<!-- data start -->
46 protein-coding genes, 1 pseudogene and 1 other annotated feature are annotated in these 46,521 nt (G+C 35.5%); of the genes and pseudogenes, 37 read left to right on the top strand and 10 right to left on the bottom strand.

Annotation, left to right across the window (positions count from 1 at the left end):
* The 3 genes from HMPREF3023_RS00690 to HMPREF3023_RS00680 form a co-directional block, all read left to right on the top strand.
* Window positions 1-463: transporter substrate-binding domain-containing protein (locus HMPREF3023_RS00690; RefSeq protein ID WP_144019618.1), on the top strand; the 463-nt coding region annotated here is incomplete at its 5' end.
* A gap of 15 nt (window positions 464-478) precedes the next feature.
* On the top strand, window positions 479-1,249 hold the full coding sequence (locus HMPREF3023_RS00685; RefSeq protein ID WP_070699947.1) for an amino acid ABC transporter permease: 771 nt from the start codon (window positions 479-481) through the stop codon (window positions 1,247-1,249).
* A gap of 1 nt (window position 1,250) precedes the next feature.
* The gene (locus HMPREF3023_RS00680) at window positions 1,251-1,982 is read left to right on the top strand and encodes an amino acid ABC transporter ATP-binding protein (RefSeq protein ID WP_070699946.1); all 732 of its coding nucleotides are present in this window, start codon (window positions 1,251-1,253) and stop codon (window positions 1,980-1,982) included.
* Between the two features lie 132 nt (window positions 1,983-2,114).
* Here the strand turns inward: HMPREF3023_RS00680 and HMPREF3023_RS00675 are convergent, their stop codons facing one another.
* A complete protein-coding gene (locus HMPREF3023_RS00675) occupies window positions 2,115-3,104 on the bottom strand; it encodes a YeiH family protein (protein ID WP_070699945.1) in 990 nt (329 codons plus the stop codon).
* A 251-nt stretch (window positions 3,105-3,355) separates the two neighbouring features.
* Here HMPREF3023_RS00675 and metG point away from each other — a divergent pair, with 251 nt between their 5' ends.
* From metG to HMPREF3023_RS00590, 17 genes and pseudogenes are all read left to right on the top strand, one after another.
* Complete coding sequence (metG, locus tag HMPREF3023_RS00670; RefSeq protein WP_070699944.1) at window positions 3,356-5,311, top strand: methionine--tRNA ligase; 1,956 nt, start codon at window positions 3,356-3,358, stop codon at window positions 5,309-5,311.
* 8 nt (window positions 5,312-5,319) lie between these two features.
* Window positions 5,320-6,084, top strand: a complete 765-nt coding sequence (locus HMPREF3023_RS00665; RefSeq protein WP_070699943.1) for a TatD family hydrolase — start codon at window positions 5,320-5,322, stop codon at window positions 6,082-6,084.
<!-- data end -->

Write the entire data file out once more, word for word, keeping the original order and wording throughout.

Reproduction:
46 protein-coding genes, 1 pseudogene and 1 other annotated feature are annotated in these 46,521 nt (G+C 35.5%); of the genes and pseudogenes, 37 read left to right on the top strand and 10 right to left on the bottom strand.

Annotation, left to right across the window (positions count from 1 at the left end):
* The 3 genes from HMPREF3023_RS00690 to HMPREF3023_RS00680 form a co-directional block, all read left to right on the top strand.
* Window positions 1-463: transporter substrate-binding domain-containing protein (locus HMPREF3023_RS00690; RefSeq protein ID WP_144019618.1), on the top strand; the 463-nt coding region annotated here is incomplete at its 5' end.
* A gap of 15 nt (window positions 464-478) precedes the next feature.
* On the top strand, window positions 479-1,249 hold the full coding sequence (locus HMPREF3023_RS00685; RefSeq protein ID WP_070699947.1) for an amino acid ABC transporter permease: 771 nt from the start codon (window positions 479-481) through the stop codon (window positions 1,247-1,249).
* A gap of 1 nt (window position 1,250) precedes the next feature.
* The gene (locus HMPREF3023_RS00680) at window positions 1,251-1,982 is read left to right on the top strand and encodes an amino acid ABC transporter ATP-binding protein (RefSeq protein ID WP_070699946.1); all 732 of its coding nucleotides are present in this window, start codon (window positions 1,251-1,253) and stop codon (window positions 1,980-1,982) included.
* Between the two features lie 132 nt (window positions 1,983-2,114).
* Here the strand turns inward: HMPREF3023_RS00680 and HMPREF3023_RS00675 are convergent, their stop codons facing one another.
* A complete protein-coding gene (locus HMPREF3023_RS00675) occupies window positions 2,115-3,104 on the bottom strand; it encodes a YeiH family protein (protein ID WP_070699945.1) in 990 nt (329 codons plus the stop codon).
* A 251-nt stretch (window positions 3,105-3,355) separates the two neighbouring features.
* Here HMPREF3023_RS00675 and metG point away from each other — a divergent pair, with 251 nt between their 5' ends.
* From metG to HMPREF3023_RS00590, 17 genes and pseudogenes are all read left to right on the top strand, one after another.
* Complete coding sequence (metG, locus tag HMPREF3023_RS00670; RefSeq protein WP_070699944.1) at window positions 3,356-5,311, top strand: methionine--tRNA ligase; 1,956 nt, start codon at window positions 3,356-3,358, stop codon at window positions 5,309-5,311.
* 8 nt (window positions 5,312-5,319) lie between these two features.
* Window positions 5,320-6,084, top strand: a complete 765-nt coding sequence (locus HMPREF3023_RS00665; RefSeq protein WP_070699943.1) for a TatD family hydrolase — start codon at window positions 5,320-5,322, stop codon at window positions 6,082-6,084.